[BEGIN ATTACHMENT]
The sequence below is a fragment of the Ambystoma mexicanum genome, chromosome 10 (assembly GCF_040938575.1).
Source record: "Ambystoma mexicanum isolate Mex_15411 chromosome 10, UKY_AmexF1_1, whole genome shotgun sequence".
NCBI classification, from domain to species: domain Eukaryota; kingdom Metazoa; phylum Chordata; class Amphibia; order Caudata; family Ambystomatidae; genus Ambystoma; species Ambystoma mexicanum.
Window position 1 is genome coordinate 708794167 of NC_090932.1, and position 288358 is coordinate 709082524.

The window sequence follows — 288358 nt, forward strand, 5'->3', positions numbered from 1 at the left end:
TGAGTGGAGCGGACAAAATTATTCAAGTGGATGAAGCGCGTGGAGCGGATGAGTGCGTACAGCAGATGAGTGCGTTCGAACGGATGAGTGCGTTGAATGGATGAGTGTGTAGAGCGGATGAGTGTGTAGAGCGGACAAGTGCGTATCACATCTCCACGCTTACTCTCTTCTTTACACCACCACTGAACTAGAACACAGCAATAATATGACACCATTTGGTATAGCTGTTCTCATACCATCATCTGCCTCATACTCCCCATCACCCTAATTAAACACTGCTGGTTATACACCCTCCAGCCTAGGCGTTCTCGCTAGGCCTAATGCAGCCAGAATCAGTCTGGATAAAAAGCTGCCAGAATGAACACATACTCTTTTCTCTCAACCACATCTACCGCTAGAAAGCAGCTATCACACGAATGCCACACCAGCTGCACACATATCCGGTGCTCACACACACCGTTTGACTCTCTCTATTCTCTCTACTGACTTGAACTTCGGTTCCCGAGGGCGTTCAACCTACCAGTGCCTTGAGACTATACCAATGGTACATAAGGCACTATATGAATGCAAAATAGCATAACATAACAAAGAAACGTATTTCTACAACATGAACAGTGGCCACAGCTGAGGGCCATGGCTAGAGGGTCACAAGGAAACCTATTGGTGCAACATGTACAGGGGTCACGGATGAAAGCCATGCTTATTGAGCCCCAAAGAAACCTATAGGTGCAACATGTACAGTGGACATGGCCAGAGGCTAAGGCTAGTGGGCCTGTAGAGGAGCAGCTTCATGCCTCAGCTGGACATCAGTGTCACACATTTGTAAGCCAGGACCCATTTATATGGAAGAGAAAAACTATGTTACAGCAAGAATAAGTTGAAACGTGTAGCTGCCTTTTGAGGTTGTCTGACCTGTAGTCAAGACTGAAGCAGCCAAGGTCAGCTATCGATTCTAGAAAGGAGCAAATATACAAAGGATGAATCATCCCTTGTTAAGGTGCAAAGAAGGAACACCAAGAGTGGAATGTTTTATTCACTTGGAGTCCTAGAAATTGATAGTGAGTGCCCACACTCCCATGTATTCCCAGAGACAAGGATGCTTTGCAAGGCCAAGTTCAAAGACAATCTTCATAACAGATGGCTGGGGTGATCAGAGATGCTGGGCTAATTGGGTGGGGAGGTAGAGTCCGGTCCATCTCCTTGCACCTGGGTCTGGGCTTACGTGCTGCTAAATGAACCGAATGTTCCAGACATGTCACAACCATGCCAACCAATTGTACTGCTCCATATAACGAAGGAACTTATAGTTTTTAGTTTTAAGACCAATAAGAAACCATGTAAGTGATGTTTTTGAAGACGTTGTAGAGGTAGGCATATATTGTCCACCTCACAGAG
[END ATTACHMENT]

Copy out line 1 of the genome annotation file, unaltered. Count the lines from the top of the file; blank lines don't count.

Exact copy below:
The sequence below is a fragment of the Ambystoma mexicanum genome, chromosome 10 (assembly GCF_040938575.1).